May 9, 2018

ISLAMORADA — Village Council members welcomed news of a state proposal to loosen limits on workforce-housing developments in the Florida Keys, but have questions.

Under the plan announced by Gov. Rick Scott and the Florida Department of Economic Opportunity on May 2, Islamorada could apply for up to 300 building allocations for new workforce-housing units, state Rep. Holly Raschein, R-Key Largo, outlined at the May 3 council meeting.

“I don’t go anywhere where people don’t want to talk to me about workforce housing,” Raschein said. “We probably have the most unique situation in Florida, if not all the United States, when it comes to housing.”

Moderate-income workers had trouble finding affordable Keys housing before Hurricane Irma, she said. “Irma obviously exacerbated the situation. … The state heard our cry and said here’s our offer.”

Overall, Monroe County could receive 1,300 workforce-housing building allocations, if the Florida Cabinet approves a revision of the Keys’ Area of Critical State Concern rules that limit building units keeping a 24-hour hurricane evacuation time.

Each Monroe municipality would be eligible for 300 allocations.

“The workforce housing thing is going to be interesting,” Councilman Jim Mooney said. “Obviously we don’t have room [for 300 units]. There may have to be some changes for it to work.”

Council members Deb Gillis and Mike Forster asked about potential time limits on the village’s allocation, or whether the county and other Keys cities could seek a portion of Islamorada’s allotment.

Even with the allocations, developers likely would need additional financial incentives to build rent-restricted housing, Councilwoman Cheryl Meads said. 

“It’s so expensive to build here. … It’s hard to make the numbers work,” she said.

Under the proposal, residents of the additional housing would pledge to evacuate 48 hours before an expected hurricane strike, in order to preserve the Keys’ current 24-hour evacuation time.

The Florida Cabinet is scheduled to meet Tuesday, May 15, to discuss the proposal.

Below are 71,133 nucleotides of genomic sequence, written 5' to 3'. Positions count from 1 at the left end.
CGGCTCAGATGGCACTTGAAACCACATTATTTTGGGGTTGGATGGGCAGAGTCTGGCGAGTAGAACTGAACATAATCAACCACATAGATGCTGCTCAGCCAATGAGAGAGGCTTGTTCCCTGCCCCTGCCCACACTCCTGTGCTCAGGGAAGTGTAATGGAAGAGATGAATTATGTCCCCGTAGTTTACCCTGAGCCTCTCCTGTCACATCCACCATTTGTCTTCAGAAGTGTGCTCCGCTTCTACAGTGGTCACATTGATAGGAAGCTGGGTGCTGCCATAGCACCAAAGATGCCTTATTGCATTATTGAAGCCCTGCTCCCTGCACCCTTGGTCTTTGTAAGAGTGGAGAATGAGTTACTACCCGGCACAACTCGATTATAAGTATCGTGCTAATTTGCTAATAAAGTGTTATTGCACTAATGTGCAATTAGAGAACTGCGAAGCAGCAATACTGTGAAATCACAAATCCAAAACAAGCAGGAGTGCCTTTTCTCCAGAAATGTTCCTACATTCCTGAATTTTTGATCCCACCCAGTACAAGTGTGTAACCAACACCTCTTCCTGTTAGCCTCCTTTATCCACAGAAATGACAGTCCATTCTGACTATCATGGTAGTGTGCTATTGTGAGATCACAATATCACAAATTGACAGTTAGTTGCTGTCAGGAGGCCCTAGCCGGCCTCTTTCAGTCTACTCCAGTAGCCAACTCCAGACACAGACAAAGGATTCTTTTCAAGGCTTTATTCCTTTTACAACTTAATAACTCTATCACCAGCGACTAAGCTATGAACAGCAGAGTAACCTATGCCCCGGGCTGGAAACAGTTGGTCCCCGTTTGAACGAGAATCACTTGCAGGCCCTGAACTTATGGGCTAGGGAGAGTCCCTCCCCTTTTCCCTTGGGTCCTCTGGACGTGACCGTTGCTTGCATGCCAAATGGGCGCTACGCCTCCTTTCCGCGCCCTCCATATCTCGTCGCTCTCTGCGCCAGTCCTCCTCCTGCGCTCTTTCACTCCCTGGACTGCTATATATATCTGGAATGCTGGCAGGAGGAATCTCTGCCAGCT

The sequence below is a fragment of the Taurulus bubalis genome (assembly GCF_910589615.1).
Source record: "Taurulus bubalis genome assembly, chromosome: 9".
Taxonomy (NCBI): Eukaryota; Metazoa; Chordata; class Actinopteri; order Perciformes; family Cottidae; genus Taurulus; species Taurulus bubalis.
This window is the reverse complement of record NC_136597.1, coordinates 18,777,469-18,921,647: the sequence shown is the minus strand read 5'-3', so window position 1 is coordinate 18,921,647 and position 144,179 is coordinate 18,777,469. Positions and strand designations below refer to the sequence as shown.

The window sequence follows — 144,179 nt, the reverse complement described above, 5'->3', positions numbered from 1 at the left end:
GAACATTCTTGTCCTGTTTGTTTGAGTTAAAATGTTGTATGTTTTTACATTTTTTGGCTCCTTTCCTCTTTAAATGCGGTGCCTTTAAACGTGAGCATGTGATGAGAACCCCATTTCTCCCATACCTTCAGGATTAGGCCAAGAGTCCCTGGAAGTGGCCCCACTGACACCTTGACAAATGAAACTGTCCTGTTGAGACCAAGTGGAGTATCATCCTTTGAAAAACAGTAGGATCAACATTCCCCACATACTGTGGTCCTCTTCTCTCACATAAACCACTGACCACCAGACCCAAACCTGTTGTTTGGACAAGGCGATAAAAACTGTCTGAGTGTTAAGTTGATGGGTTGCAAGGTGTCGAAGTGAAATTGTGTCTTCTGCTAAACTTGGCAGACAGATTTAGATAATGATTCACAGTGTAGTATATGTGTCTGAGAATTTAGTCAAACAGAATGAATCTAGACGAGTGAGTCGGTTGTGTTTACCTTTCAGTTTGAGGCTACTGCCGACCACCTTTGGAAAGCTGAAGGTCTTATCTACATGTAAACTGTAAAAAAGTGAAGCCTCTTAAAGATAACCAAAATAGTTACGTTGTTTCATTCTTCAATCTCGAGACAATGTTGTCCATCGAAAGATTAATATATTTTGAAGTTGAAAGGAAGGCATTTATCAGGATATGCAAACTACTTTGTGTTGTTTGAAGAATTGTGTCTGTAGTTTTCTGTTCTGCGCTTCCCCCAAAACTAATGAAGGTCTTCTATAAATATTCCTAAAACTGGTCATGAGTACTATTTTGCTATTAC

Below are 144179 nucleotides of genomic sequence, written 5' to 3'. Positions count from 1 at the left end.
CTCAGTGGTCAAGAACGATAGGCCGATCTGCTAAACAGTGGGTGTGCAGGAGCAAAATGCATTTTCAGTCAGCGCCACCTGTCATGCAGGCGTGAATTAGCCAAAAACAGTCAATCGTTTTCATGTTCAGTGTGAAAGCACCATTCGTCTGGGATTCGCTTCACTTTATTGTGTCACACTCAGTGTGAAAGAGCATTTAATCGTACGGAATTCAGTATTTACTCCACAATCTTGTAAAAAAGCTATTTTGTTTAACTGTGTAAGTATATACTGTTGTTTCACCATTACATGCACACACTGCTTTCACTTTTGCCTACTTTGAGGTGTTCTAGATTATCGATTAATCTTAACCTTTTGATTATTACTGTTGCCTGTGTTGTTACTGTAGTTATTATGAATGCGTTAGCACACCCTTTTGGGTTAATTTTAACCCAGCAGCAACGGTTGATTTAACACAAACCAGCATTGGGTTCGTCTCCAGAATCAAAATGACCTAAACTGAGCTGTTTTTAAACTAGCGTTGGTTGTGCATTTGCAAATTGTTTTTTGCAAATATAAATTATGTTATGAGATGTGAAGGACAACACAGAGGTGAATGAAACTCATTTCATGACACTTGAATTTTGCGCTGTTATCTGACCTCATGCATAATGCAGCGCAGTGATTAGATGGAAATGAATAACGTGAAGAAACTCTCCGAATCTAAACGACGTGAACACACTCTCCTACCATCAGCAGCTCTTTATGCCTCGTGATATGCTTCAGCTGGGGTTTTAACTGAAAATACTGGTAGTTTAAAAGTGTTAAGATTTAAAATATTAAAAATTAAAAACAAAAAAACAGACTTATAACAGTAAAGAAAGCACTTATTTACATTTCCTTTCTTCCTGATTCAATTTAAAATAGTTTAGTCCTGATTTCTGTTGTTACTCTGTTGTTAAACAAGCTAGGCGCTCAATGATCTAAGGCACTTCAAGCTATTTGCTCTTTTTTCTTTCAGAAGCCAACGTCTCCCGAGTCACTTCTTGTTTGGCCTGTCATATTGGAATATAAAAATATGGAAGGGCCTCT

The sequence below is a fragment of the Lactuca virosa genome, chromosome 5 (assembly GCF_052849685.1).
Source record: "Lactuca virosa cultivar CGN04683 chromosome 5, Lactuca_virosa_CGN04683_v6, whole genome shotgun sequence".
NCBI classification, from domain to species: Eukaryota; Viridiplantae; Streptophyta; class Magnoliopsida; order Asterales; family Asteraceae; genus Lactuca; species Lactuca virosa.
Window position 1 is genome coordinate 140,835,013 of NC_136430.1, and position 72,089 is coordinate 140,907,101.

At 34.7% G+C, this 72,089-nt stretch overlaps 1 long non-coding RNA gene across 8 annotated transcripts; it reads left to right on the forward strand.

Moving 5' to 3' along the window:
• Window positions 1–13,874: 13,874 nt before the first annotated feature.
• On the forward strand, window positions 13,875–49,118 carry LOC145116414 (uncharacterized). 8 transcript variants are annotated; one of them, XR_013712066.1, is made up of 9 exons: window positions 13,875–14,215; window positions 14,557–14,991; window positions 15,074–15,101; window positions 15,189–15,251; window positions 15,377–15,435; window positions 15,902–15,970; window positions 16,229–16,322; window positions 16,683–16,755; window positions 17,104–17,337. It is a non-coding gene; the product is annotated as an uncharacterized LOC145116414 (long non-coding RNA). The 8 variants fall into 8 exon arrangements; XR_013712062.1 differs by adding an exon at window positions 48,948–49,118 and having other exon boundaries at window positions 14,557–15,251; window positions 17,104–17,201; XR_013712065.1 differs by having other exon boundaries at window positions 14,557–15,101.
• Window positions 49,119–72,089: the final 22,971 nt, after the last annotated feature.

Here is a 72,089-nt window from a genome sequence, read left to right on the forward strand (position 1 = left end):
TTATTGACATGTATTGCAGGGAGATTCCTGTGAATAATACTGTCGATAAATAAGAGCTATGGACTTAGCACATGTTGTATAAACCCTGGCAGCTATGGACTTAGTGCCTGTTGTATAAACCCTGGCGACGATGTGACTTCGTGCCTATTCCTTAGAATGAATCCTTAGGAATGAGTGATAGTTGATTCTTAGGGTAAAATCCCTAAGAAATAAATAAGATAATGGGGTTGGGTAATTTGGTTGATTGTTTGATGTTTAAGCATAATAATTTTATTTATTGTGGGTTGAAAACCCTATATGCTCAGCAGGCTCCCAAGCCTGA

Some of the housing allocations would be drawn from other parts of state-mandated Rate of Growth Ordinance that governs the Keys, such as transient units, the state representative said

During her appearance before the council last week, Raschein said the Florida Legislature’s 2018 session that ended in early March approved $248 million in restoration money toward Everglades restoration, which includes “a big chunk of money to repair the Herbert Hoover Dike at Lake Okeechobee, which seems to be behind of lot of issues we’re having down here with Florida Bay.”

The state’s $88.7 billion budget also includes $1 million toward lionfish-eradication efforts. 

“The state finally recognized these little creatures and the plague they are having on our water,” Raschein said.

Islamorada’s lobbyists and Raschein said legislators were able to block much of “an unprecedented attack on home rule” that could have allowed state officials to override locally approved regulations.

“We’re not out of the crosshairs yet,” Joseph Salzverg, an attorney representing Islamorada, said. 

The next legislative session will take place under a new governor and Florida Cabinet so “there’s a lot of uncertainty about what the state’s going to look like,” Salzverg said.

Raschein said she plans to continue trying to keep the state from overturning Keys rules on issues like vacation rentals.